Meet the Missouri 8th Congressional District candidates - KFVS12 News & Weather Cape Girardeau, Carbondale, Poplar Bluff

Meet the Missouri 8th Congressional District candidates


The special election to fill the U.S. Representative for Missouri's 8th district is just about a month away on June 4.

Missouri voters will choose someone to fill the seat Rep. JoAnn Emerson vacated.

Steve Hodges is the Democrat candidate. He has worked in the Missouri House of Representatives since elected in 2006, serving Mississippi, New Madrid, Scott and Stoddard counties.

Jason Smith is the Republican candidate. He has worked in the Missouri House of Representatives since voters elected him in 2005 and serves Crawford, Dent, Phelps and Reynolds counties.

Bill Slantz is the Libertarian candidate, and founded his own consulting company.

Doug Enyart is the Constitution Party candidate and founded his company in forestry consulting.

Heartland News sat down with each one and asked a few questions.

What do you want voters to know before they cast their ballot?

"I want voters to know if they're wanting a fresh conservative voice in Washington DC that I'm your choice, for a better, better America, smaller government, more limited. We definitely need to do a lot of things to get our country on the right track," said Smith.

"I want voters to know that I'm a member of this community, Piedmont, we're located geographically at the center of District 8. I'm your neighbor. I'm your fellow business person, your fellow community person, and I'm here to serve you," said Enyart.

"They have an alternative to the Republicans and the Democrats. I'm a Libertarian, and a 3rd party candidate is a real alternative, especially when you consider the state of affairs, the way things are in this country today. We've been camping out on the left. We've been camping out on the right. Libertarians offer a real logical solution for the real problems we have in this country," said Slantz.

"I want voters to know what kind of person Steve Hodges is who's going to represent them. I think of you go in southeast Missouri and talk to anyone who knows me they're going to tell you that I speak with authority. I speak with honestly, and that I'm a hard worker, and I think all those things are essential," said Hodges.

What do you consider to be your biggest priority if elected into office?

"I believe reforming regulations, reforming a lot of the welfare programs, protecting agriculture, you know this is an agriculture district, agriculture is my passion. I'm the 4th generation owner of our family farm and we truly need to make sure we protect it from outside group, environmentalists, animal rights activists and the government," said Smith.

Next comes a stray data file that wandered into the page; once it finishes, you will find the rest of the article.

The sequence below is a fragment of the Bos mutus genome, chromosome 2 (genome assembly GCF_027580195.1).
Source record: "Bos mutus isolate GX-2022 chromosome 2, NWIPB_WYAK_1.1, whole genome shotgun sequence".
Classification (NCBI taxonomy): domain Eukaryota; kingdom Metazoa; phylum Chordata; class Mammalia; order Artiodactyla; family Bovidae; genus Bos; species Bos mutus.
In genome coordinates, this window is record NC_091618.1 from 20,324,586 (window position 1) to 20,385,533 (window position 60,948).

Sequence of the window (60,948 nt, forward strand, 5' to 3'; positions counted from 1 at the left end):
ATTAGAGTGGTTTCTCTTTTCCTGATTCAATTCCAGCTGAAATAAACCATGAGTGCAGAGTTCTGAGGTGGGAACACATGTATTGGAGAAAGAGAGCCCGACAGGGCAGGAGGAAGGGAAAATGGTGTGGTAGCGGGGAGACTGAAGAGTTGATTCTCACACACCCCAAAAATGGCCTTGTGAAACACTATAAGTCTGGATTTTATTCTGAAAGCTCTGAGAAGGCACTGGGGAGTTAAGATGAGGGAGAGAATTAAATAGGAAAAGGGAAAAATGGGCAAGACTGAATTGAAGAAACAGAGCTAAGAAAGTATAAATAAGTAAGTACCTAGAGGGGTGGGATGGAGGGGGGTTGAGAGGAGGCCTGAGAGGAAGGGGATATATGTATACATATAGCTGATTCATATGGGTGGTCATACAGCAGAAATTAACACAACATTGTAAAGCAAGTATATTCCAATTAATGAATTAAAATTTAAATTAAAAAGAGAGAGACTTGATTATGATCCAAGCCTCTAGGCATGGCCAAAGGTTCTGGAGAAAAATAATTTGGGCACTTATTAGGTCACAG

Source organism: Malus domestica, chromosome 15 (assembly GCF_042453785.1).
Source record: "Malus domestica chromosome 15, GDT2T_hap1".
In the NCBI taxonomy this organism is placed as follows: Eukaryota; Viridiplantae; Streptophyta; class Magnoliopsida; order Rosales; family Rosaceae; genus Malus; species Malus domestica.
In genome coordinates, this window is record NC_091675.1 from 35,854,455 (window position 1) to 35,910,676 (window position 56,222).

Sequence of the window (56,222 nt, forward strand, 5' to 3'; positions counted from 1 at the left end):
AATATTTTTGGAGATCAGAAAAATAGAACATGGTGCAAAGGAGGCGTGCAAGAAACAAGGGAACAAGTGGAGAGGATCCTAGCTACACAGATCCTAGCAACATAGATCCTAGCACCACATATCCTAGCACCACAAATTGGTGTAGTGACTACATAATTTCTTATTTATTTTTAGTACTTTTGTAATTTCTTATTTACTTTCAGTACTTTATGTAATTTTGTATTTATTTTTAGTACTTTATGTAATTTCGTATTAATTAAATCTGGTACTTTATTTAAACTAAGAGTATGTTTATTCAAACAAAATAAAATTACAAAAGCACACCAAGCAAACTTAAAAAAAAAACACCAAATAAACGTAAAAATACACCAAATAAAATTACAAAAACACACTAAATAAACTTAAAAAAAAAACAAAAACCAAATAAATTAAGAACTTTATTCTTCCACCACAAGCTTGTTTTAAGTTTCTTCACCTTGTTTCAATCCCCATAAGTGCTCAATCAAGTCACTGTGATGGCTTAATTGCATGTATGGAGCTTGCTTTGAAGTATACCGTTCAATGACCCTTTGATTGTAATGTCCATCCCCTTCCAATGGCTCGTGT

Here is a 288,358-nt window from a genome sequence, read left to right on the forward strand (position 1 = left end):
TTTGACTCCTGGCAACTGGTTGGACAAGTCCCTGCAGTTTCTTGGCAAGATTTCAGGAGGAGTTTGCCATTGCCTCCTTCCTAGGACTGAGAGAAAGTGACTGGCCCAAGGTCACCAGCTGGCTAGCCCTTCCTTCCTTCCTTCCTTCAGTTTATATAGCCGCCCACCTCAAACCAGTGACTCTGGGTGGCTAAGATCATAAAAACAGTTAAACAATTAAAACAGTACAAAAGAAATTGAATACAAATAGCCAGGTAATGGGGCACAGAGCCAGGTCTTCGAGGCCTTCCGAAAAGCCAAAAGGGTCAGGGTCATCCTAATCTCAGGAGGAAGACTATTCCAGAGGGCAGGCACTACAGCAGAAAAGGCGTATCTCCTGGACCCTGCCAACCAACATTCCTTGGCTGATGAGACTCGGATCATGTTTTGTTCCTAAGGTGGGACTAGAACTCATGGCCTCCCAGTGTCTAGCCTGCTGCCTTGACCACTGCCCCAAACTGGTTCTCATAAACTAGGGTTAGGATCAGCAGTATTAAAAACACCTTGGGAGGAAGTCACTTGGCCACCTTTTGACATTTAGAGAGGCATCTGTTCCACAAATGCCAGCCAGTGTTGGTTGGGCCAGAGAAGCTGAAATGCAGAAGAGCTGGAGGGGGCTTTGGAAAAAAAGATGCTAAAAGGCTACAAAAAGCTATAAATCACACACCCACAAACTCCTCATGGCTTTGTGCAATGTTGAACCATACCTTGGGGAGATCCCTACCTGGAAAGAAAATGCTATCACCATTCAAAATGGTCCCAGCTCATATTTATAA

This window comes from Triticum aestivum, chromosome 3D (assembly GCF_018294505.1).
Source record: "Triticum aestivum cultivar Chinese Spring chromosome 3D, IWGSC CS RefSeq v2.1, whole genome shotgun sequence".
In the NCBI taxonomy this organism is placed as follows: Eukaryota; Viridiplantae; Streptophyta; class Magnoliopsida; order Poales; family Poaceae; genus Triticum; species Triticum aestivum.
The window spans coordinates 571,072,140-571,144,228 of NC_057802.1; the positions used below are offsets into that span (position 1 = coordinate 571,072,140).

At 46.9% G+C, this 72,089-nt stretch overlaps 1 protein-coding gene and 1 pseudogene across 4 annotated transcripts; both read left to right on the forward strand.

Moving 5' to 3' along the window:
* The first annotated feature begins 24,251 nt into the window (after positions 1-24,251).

"Reduce the size of government and the cost thereof, because we're looking at 17 trillion dollars I'm a grandparent, I have 3 grandchildren, none of them have even entered school yet and each one of them is in debt over $50,000, the folks we have in Washington representing us now are obsessed with partisan politics, they're not doing anything, they're not getting the job done, I'm very concerned about my grandchildren and the nation they will inherit from me," said Enyart.

"One of the things I would like to do is eliminate income tax, and eliminate not only personal income tax but also corporate income tax. I would also like to completely get the federal government out of the education system business all together. We don't need the federal government giving us unfunded mandates and all types of decisions from the top. I look at education from the bottom. I think education belongs with the parents and the students," said Slantz.

"I would say agriculture and education are going to be my two main priorities, and agriculture is the number one economic engine in the state, and southeast Missouri provides a 3rd of those ag dollars. All the connective services and businesses that we have in agriculture are very much important. That's what's keeping some of these towns, these rural towns in our district alive, it's the only game in town, so that would be where I would concentrate my efforts," said Hodges.

How will you treat the national position?

"I think a lot of stuff that we've done in Missouri, we need to do in Washington, DC like balance the budget, reform regulations, reform welfare programs. We have a lot to learn from the Show Me State that we can take to Washington DC," said Smith.

"I would go to work and do the job every day. I want to do the job and be there because the current crop of politicians that we have in congress right now. They work part time and we can see they're not getting a whole lot done, so I'm going to work at it," said Enyart.

"I would do it the same way I've been running my own business for the past 22 years. I would find good people. I would advocate for the people of Missouri. You have to understand that even though I've offered my leadership it's my philosophy that the people who lead government are actually the people of Missouri 8. It's not the politicians who are leaders, we work for the people there's a dysfunction in leadership today and the dysfunction is thinking you're at the top of government leaders and politicians thinking that they're at the top of the heap, and feel like they should be in control of everything, when really what we are working bees, for the people that we represent for the people of Missouri 8, my job is to do what's required of my employer and that's you," said Slantz.